Doncaster hopes for elevated status
Luiz Gustavo insists he is not looking for a move away from Bayern Munich amid mounting transfer speculation.
The Brazilian midfielder has seen his place in the Bayern side called into question following the summer arrivals of Mario Gotze and Thiago Alcantara.
It is difficult to see how Pep Guardiola is going to fit the wealth of talent he has at his disposal into a starting XI, and keep everyone happy over the course of the 2013/14 campaign.
The potential availability of Gustavo has been noted at Wolfsburg, who have admitted to holding an interest, while Arsenal have also been linked with an imminent approach.
Gustavo is aware that his future has become the subject of much conjecture, but the 26-year-old says he has not sparked the rumours and would be happy to remain at the Allianz Arena.
A man who helped Bayern to an historic Treble last season told Deutsche Presseagentur: "I want to stay on at Bayern Munich.
"I am under contract with the club and I want to fulfil that commitment.
"I have been in a position to fight for a first team role throughout my career. I will keep on fighting this year, too."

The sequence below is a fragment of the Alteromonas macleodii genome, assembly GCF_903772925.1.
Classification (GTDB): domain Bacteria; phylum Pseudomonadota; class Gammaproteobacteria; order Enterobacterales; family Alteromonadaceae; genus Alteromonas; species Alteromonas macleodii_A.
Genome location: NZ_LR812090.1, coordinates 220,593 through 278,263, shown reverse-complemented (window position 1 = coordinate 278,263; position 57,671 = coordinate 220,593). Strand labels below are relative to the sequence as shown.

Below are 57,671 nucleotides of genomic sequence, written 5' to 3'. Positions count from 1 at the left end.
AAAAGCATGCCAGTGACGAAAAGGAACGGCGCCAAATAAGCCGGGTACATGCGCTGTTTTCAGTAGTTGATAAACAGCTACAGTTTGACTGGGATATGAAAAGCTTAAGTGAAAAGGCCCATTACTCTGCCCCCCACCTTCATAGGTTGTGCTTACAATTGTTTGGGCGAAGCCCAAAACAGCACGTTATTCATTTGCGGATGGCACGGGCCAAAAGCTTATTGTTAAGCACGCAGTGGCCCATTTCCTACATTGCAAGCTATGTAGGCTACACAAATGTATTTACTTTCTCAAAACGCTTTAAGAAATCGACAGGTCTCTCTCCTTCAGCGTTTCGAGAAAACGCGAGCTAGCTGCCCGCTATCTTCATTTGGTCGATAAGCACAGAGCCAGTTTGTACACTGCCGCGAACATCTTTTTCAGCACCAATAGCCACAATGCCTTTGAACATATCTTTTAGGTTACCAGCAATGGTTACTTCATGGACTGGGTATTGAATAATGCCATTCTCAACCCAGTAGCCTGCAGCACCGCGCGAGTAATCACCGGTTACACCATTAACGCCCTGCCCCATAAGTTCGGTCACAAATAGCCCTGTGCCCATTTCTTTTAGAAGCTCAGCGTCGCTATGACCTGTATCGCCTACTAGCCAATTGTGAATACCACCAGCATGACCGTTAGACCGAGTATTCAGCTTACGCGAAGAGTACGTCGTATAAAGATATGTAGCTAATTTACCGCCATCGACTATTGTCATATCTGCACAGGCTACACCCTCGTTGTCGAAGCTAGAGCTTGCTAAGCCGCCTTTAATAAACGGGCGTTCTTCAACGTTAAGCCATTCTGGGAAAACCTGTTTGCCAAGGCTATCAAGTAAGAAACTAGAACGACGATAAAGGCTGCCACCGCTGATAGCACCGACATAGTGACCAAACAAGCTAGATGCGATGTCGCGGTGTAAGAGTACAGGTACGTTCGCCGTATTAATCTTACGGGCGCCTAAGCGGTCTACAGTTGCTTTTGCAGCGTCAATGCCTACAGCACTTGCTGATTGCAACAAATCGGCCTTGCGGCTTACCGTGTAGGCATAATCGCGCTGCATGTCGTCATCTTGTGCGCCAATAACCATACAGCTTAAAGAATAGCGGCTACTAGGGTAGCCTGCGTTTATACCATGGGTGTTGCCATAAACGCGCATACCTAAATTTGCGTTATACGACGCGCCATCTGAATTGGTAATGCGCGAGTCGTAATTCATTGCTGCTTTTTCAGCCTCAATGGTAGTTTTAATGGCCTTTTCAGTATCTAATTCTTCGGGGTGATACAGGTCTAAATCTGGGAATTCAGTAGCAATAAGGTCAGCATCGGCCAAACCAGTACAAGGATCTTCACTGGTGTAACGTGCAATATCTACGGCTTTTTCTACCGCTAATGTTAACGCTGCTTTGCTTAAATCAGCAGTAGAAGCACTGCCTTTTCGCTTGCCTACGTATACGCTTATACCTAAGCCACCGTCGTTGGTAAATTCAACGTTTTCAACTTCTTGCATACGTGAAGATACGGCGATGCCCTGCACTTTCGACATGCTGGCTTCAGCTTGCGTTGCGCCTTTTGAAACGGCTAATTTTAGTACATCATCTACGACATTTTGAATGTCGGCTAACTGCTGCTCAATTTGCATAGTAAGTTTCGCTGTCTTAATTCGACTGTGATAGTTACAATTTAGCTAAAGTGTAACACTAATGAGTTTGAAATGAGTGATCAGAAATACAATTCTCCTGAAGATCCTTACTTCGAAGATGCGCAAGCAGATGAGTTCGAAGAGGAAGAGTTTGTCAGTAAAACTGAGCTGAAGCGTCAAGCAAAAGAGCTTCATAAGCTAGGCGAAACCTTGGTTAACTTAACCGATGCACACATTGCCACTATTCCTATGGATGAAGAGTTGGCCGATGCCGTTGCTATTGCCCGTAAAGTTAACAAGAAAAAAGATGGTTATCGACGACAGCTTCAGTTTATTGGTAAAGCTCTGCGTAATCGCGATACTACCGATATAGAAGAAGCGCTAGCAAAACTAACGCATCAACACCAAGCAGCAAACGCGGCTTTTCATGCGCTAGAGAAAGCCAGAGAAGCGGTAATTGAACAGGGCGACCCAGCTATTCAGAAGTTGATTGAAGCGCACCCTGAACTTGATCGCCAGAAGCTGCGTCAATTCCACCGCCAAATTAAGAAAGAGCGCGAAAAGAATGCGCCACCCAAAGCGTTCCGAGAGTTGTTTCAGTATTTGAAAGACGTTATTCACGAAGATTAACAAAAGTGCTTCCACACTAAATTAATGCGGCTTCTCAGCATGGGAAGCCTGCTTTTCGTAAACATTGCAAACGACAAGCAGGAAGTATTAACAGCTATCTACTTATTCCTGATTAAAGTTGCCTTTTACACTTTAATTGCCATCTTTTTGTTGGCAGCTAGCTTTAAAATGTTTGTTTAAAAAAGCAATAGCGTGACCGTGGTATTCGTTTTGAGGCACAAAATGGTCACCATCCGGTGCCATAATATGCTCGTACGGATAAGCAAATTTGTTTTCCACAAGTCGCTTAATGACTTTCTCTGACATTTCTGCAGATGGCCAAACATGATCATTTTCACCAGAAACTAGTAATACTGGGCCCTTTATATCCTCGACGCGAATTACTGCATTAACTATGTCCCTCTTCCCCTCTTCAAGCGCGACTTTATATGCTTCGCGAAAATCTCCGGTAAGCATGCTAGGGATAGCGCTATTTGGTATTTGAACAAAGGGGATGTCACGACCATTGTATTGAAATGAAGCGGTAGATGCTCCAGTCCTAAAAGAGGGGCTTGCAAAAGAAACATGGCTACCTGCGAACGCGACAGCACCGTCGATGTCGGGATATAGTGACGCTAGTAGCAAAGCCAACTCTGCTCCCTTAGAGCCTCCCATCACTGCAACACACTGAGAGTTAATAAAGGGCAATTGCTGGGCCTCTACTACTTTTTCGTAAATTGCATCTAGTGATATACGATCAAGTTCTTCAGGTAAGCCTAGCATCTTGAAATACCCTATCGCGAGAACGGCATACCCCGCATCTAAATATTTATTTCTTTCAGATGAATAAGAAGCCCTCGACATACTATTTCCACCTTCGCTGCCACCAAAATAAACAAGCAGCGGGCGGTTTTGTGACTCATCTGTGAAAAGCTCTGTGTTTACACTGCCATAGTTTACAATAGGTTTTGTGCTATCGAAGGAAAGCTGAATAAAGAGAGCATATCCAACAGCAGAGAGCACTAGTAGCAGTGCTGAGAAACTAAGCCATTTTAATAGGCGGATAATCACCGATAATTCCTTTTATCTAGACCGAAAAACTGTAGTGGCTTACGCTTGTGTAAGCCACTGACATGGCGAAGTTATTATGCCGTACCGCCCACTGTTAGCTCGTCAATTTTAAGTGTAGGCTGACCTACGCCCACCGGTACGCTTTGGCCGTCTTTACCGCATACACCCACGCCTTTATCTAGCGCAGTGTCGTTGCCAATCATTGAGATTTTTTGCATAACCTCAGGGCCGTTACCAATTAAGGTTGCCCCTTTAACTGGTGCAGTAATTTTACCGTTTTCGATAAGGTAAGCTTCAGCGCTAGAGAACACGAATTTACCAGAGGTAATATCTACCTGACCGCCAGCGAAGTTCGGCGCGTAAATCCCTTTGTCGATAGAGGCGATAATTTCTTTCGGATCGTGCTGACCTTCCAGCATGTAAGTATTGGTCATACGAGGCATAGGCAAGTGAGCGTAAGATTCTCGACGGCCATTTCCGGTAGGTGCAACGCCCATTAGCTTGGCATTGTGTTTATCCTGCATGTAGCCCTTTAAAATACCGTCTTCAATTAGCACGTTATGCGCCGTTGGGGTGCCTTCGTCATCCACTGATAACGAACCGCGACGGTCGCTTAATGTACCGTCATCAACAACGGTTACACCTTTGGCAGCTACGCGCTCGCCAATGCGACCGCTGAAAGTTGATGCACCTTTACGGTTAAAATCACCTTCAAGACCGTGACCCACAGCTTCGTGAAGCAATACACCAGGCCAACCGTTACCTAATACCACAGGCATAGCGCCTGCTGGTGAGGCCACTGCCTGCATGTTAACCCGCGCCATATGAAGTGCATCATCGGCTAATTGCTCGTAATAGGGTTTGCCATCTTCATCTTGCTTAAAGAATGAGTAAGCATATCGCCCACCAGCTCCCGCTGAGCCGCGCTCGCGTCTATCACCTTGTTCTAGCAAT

The new Scottish Professional Football League chief executive on Wednesday revealed that the four divisions would be termed the Scottish Premiership, Scottish Championship, Scottish League One and Scottish League Two, replicating the names of the English leagues.
The lion-based logo of the SPFL, which was formed when the two league bodies merged, is also very similar to the Barclays Premier League insignia.
Amid accusations of a lack of imagination in the branding, Doncaster insisted the motif reflected the passion and drama of the Scottish game and feels the change of name for the second tier will send a message about its importance.
Doncaster, a former Football League director, said: "People are certainly familiar with what it represents. When the names changed in England, we saw the Championship elevated in terms of stature within the game and our sincere hope is that will also be the case here.
"So many of the changes we have created - the redistribution of Â£1.5million from the top flight to the second tier, the introduction of play-offs that will keep the Scottish Championship alive right to the end - so much of the benefit is about Championship clubs and ensuring full-time professional football is viable at that level."
The SPFL remains without a main sponsor ahead of the season opener between Partick Thistle and Dundee United a week on Friday, but Doncaster believes it is now in a stronger position to attract a key business partner.
"We've only been in existence for three weeks, we now have clarity and certainty about the structure people will be investing in and we now have the branding and names of the different tiers of Scottish football," he said.
"Let's see where that gets us.
"I'm confident, particularly with the benefit of at least four years of clarity with broadcasting contracts, that puts us in a very good place for conversations with partners and sponsors."